The City of Parksville is doing the right thing by attempting to get out front of the issue of homeless encampments in the city.
The devil, as always, is in the details.
It could be said the city is actually way behind the issue. There are currently camps in wooded areas both inside and just outside the city limits — we’ve visited them. They have been there for years, but there is a question about whether they are strictly for homeless people or distribution/production/staging areas for drug dealing.
If the Oceanside RCMP is aware of these camps, or have done anything about them, their members have not communicated anything about them to the public or media.
What the city is currently trying to address relates to the battles we’ve seen in the last year in places like Abbotsford, Vancouver and Victoria. The Supreme Court ruled people have a right to the security of the person, which essentially means safe housing.
A court ruling is expected today in Victoria regarding that city’s tent city on provincial courthouse land. The provincial government argued it has housing for all in the tent city, which fulfills the Supreme Court conditions. The campers don’t like the housing options, or want to make a larger point about poverty, so they have refused to move.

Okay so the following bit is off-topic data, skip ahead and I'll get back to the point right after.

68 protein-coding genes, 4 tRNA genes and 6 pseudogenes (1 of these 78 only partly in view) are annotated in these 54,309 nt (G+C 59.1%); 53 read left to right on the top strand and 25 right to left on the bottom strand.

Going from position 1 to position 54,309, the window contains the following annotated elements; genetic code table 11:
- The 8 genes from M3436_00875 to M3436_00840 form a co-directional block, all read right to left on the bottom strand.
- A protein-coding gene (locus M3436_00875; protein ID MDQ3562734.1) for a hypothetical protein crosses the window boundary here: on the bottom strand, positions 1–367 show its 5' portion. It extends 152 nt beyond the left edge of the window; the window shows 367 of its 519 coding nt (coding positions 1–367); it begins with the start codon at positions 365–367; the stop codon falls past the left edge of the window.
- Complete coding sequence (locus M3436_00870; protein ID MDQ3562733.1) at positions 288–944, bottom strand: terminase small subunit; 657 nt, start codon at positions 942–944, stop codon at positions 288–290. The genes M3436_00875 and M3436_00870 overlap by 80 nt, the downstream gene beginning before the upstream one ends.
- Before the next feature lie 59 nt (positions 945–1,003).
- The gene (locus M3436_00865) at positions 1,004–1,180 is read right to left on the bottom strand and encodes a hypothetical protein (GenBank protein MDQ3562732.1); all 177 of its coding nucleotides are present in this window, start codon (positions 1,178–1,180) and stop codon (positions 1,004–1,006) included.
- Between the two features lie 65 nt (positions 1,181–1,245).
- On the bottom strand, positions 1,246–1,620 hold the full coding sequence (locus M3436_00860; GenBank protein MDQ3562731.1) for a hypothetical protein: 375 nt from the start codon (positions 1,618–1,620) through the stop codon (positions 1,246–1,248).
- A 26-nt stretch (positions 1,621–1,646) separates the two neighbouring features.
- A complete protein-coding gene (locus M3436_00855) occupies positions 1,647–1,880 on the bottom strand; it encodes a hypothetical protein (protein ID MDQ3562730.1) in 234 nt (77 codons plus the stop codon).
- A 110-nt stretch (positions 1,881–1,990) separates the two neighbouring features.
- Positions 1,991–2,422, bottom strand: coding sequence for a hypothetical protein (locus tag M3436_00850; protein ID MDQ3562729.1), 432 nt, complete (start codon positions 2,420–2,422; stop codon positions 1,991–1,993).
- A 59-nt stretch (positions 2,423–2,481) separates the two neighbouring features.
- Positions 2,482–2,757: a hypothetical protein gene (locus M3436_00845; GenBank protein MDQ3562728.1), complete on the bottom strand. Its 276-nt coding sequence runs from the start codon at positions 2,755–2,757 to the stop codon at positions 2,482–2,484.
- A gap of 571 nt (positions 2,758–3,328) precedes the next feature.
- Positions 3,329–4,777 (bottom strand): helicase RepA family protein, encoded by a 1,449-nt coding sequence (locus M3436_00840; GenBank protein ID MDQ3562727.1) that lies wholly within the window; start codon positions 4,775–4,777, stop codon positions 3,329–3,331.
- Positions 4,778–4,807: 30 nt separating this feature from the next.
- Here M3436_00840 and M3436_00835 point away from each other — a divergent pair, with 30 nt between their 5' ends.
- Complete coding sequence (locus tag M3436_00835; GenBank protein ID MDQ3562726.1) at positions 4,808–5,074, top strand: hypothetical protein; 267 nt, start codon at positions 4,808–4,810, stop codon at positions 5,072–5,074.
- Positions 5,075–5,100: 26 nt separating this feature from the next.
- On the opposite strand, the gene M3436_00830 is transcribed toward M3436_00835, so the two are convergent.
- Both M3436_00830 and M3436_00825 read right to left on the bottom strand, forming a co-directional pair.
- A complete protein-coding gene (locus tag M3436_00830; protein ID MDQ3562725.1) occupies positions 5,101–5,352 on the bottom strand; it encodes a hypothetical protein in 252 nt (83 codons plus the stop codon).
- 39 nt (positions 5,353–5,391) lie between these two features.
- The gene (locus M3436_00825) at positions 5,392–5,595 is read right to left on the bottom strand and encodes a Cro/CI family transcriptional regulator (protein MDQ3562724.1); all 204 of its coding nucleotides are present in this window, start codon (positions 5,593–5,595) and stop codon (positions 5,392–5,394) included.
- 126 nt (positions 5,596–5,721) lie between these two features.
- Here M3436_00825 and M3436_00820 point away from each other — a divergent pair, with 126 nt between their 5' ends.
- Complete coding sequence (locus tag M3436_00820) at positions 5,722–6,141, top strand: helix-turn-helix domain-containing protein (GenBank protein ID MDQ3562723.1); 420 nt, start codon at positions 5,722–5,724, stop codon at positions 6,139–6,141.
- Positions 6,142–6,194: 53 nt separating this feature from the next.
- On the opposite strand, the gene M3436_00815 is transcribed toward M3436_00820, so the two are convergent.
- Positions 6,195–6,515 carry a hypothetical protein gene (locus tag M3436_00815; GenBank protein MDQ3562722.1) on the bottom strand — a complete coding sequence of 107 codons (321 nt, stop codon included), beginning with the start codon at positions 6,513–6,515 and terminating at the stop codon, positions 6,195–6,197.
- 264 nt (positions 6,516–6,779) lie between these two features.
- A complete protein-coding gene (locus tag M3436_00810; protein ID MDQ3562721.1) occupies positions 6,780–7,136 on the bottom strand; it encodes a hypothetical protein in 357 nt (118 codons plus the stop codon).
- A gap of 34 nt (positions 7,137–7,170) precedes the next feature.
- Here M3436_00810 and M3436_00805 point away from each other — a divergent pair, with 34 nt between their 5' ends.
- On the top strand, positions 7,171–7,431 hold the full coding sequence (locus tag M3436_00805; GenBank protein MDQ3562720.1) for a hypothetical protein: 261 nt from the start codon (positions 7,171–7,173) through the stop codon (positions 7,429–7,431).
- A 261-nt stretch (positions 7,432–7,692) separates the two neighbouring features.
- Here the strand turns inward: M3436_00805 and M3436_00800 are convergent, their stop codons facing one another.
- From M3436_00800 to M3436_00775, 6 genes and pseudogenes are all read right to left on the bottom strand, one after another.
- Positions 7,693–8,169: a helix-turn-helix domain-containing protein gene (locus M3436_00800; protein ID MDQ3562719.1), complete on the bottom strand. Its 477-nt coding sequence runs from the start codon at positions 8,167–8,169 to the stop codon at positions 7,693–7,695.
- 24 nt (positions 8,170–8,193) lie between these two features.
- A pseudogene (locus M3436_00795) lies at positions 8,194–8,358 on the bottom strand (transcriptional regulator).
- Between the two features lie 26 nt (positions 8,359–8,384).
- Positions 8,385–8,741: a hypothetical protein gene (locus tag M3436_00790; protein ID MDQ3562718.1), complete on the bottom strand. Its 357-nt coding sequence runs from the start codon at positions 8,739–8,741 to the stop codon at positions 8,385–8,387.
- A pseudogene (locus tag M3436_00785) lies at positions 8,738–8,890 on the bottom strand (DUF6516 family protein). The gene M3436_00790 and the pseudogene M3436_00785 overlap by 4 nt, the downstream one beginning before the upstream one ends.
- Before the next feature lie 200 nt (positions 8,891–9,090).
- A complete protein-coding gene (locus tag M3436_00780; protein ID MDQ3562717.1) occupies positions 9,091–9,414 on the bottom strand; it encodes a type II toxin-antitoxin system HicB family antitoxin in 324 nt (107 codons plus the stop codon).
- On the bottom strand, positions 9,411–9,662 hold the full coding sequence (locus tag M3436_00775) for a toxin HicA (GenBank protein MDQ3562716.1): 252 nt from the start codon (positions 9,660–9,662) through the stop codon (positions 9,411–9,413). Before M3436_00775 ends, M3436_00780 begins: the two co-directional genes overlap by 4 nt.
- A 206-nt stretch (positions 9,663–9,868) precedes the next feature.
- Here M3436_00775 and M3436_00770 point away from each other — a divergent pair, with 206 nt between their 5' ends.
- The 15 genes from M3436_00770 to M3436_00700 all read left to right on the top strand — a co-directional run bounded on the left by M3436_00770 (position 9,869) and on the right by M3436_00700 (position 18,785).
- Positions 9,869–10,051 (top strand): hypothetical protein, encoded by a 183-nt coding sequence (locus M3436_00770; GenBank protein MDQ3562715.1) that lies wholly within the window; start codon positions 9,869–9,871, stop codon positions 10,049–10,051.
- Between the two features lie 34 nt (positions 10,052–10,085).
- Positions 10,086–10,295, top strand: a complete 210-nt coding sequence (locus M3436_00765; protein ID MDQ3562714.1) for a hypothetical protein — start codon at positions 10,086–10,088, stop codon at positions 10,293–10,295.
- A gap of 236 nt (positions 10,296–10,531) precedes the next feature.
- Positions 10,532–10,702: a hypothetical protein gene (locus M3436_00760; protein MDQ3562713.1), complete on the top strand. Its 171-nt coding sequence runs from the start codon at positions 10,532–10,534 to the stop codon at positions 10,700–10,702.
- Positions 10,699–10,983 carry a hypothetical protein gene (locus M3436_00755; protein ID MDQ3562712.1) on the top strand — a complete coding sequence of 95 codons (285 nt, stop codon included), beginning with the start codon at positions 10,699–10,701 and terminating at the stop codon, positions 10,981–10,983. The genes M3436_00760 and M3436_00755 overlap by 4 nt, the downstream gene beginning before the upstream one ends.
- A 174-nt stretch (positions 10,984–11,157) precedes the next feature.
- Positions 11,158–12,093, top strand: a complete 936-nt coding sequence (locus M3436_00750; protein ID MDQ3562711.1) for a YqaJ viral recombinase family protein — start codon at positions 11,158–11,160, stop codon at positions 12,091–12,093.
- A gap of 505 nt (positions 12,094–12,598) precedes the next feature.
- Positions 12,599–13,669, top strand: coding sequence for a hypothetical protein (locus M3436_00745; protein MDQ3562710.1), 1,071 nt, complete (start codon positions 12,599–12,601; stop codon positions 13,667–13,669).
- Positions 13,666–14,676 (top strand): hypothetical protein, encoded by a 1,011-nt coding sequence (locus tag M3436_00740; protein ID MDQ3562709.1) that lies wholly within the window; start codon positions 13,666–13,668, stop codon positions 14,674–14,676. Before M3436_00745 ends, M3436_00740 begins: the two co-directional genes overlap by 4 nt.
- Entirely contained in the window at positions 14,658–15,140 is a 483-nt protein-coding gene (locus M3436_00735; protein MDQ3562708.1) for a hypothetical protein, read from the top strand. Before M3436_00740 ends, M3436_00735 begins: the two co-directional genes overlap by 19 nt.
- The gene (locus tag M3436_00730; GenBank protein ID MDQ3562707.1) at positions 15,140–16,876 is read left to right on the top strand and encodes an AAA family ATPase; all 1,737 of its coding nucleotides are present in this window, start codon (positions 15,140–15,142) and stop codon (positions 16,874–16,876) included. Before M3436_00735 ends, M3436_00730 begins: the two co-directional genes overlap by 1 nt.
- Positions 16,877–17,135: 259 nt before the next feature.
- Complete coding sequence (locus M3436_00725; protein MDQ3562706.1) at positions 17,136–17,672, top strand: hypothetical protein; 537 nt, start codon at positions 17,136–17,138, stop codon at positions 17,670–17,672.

What would happen if 50 people showed up with tents on city-owned land in Parksville? It’s not like the city could say it has safe housing for them. If we read the Supreme Court ruling correctly, that means the city could not evict people from a tent city that springs up on, say, the Jensen Avenue/Alberni Highway land across from the fire hall.
So, we are back to where we were a year ago, the issue of facilities for the homeless of Parksville Qualicum Beach. It’s not an issue the city and its property owners can resolve. It’s a provincial government issue. Housing Minister Rich Coleman may be able to say he has housing for those in Victoria, but what about communities that are not in earshot of his office in the Legislature?
There are solutions. The support team is in place in Parksville. These professionals have adopted the respected Housing First mantra. A good first step — our suggestion, not theirs — would be what we call 10-5-out. That’s 10 shelter beds where people can transition to five supportive housing units and then out to their own place as they become active members of the taxpaying, working class and no longer a drain on the provincial budget.
It’s up to Coleman and his fellow cabinet minister, Parksville-Qualicum MLA Michelle Stilwell, to show they care about homelessness issues outside the provincial capital.
— Editorial by John Harding